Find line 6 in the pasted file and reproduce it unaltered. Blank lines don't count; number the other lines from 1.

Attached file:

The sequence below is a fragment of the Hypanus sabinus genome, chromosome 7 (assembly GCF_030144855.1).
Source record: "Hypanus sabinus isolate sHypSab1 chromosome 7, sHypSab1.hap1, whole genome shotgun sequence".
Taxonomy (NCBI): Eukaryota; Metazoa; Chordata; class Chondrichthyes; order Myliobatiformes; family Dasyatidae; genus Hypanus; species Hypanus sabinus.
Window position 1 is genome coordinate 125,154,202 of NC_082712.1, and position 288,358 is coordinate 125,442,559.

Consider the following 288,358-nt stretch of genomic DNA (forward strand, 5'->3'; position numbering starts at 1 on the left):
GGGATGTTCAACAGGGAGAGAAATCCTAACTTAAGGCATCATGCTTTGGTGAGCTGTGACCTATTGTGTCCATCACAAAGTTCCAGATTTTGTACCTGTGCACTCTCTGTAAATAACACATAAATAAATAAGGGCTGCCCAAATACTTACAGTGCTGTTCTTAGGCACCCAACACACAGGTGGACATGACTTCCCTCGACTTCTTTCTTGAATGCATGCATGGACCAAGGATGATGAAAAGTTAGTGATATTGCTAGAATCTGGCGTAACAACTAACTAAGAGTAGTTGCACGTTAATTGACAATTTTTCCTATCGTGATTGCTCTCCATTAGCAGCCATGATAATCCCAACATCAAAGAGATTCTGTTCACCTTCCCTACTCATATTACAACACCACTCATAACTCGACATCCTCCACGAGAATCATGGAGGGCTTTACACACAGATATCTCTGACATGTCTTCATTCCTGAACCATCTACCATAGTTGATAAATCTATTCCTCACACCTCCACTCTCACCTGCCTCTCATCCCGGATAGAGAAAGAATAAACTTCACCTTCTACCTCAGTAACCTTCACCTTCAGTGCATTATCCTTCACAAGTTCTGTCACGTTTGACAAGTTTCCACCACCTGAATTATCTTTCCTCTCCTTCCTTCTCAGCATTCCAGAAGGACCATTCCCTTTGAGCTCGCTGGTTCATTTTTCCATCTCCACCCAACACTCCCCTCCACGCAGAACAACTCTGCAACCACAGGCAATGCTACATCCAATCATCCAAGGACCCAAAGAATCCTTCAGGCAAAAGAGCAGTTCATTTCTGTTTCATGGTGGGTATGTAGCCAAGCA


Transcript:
GGGATGTTCAACAGGGAGAGAAATCCTAACTTAAGGCATCATGCTTTGGTGAGCTGTGACCTATTGTGTCCATCACAAAGTTCCAGATTTTGTACCTGTGCACTCTCTGTAAATAACACATAAATAAATAAGGGCTGCCCAAATACTTACAGTGCTGTTCTTAGGCACCCAACACACAGGTGGACATGACTTCCCTCGACTTCTTTCTTGAATGCATGCATGGACCAAGGATGATGAAAAGTTAGTGATATTGCTAGAATCTGGCGTAACAACTAACTAAGAGTAGTTGCACGTTAATTGACAATTTTTCCTATCGTGATTGCTCTCCATTAGCAGCCATGATAATCCCAACATCAAAGAGATTCTGTTCACCTTCCCTACTCATATTACAACACCACTCATAACTCGACATCCTCCACGAGAATCATGGAGGGCTTTACACACAGATATCTCTGACATGTCTTCATTCCTGAACCATCTACCATAGTTGATAAATCTATTCCTCACACCTCCACTCTCACCTGCCTCTCATCCCGGATAGAGAAAGAATAAACTTCACCTTCTACCTCAGTAACCTTCACCTTCAGTGCATTATCCTTCACAAGTTCTGTCACGTTTGACAAGTTTCCACCACCTGAATTATCTTTCCTCTCCTTCCTTCTCAGCATTCCAGAAGGACCATTCCCTTTGAGCTCGCTGGTTCATTTTTCCATCTCCACCCAACACTCCCCTCCACGCAGAACAACTCTGCAACCACAGGCAATGCTACATCCAATCATCCAAGGACCCAAAGAATCCTTCAGGCAAAAGAGCAGTTCATTTCTGTTTCATGGTGGGTATGTAGCCAAGCA